a bold new venture: the Works of Fitz Henry Lane Online
We are currently working with the Cape Ann Museum in Gloucester, Massachusetts on a project of tremendous scope and importance, for which it is receiving generous support from the Wyeth Foundation for American Art, the National Endowment for the Arts, the Danversbank Charitable Foundation, and the John H. & Naomi Tomfohrde Foundation. The finished product will be a website comprised of three discrete yet fully integrated components: a CATALOG of paintings, drawings, and lithographs by the extraordinary 19th Century American Luminist painter and native of Gloucester Fitz Henry Lane (1804–65); a DIGITAL ARCHIVE of related images and documents that draws on the extensive holdings of the Cape Ann Museum and many other institutions; and a compilation of SCHOLARLY WRITINGS that sheds light on Lane’s life, work, and times. In the following description, the texts in red highlight our role in the project.
All the archival material, new photography, recent scholarship, and up-to-the-minute research is being cataloged in a series of relational databases we developed for this project and will be made available through an innovative interpretive web site we are designing for the Museum.
|1 Fitz Henry Lane late in life, c.1860. Photograph courtesy Cape Ann Museum Archives, Gloucester, Mass.||2 Fitz Henry Lane, Gloucester Harbor, 1852. Cape Ann Museum, Gloucester, Mass, Deposited by the City of Glouceser, 1952|
|3 Fitz Henry Lane, Gloucester Harbor (detail),1852. Cape Ann Museum, Gloucester, Mass., Deposited by the City of Gloucester, 1952||4 Fitz Henry Lane, Gloucester Harbor (detail),1852. Cape Ann Museum, Gloucester, Mass., Deposited by the City of Gloucester, 1952|
At the heart of the project is a CATALOG that will contain detailed information about the works of Fitz Henry Lane, from the time they left his studio to the present day. Each catalog entry page includes a large high-quality digital image, the work’s catalog number, its present title, all known alternate titles, creation date(s), medium and support, dimensions, inscription, present location, and credit line. Every entry also includes a history of ownership, an exhibition history (with links to the exhibitions), publications where the work is mentioned (linked to the full citation), a scholar’s commentary that places the work in context, supplementary images, links to related works, and a substantial group of keywords. In addition to the entries, the user can examine the exhibitions separately, find all the literature, trace Lane’s artistic development through an illustrated chronology, look at biographical material, and sift through a wealth of scholarship in essays written just for the project. And, to top it all off, the quantity of pinpoint searches is simply unsurpassed.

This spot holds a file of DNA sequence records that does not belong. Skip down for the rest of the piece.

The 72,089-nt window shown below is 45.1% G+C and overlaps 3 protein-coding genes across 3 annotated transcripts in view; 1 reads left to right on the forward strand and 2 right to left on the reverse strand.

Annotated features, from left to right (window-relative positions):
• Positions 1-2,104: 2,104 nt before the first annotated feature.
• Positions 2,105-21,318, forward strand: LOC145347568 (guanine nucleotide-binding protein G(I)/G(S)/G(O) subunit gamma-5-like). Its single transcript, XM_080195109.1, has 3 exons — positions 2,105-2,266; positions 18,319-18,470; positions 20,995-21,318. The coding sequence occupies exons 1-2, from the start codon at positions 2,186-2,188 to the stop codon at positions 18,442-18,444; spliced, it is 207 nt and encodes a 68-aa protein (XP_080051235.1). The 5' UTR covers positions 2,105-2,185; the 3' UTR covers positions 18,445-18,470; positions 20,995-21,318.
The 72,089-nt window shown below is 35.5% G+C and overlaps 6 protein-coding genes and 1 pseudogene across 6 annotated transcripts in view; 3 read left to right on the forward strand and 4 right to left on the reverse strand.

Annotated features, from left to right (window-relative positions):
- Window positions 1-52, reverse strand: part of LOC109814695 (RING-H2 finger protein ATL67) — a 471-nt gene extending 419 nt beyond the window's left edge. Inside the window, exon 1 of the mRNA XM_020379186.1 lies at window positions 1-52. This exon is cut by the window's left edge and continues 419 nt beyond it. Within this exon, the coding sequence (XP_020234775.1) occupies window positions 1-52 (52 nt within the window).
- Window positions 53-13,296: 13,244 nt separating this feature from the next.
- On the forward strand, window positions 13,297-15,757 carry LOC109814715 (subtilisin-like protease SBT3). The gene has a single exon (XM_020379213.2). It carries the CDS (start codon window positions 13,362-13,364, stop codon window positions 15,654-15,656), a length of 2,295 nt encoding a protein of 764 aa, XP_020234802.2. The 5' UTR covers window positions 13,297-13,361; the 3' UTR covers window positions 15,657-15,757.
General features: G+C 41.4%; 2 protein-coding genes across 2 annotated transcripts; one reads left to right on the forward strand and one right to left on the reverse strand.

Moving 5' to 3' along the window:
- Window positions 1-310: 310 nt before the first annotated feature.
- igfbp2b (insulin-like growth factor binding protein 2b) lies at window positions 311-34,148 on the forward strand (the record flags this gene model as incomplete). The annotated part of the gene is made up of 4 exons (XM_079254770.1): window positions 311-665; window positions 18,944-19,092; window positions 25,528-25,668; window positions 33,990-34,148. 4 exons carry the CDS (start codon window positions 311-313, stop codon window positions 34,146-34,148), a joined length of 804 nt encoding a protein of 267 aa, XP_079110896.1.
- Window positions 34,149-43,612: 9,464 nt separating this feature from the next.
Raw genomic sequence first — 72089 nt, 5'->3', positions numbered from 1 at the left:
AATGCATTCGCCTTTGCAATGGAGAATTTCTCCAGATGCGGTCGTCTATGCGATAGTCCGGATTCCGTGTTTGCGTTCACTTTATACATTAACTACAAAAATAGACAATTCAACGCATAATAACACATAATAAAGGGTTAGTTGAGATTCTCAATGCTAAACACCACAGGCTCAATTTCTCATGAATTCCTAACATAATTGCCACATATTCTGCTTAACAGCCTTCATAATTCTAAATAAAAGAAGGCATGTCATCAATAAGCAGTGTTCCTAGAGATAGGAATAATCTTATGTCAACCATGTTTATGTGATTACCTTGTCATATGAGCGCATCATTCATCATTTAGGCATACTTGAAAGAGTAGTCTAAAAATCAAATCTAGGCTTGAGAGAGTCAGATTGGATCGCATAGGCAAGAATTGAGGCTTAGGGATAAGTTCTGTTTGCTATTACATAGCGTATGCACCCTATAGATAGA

|5 Fitz Henry Lane, Becalmed off Halfway Rock (detail), c.1860. National Gallery of Art. Collection of Mr. and Mrs. Paul Mellon, 1992.51.8||6 Aelbert Cuyp, The Maas at Dordrecht, c.1650. National Gallery of Art. Andrew W. Mellon Collection, 1940.2.1|
|7 Fitz Henry Lane, Gloucester Inner Harbor (modified), c.1850. The Mariners’ Museum. Newport News, Virginia, (1946.0830.000001)||8 New England Boat, square-sterned type. Photo courtesy Cape Ann Museum Archives, Gloucester, Mass.|
In cooperation with the Museum we expanded our already robust catalog software to include materials that will help trace Lane’s artistic influences, affinities and development, illuminate his methods, subjects and motifs, and reveal much about his environment, his patrons and his collectors.
In particular, Lane’s influences and affinities pertain to the precedence set by early Dutch painters of sailing subjects and by the direct influence of English marine painters. A substantial number of works by Dutch artists were exhibited at the Boston Athenaeum during the years Lane spent in Boston. Robert Salmon, a successor to the English marine painting tradition, worked in Boston between 1828 and 1842, and his works were known to Lane. The Artistic Influences and Affinities section is comprised of images, descriptive texts, and documentation—all linked to related works in the catalog.
Other sections contain pieces discovered to have been reworked in part by others, variations on entire paintings made by different artists, works once attributed to, but no longer considered to be by Lane, etc. There are also images, descriptive texts, and documentation linked to related works in the catalog.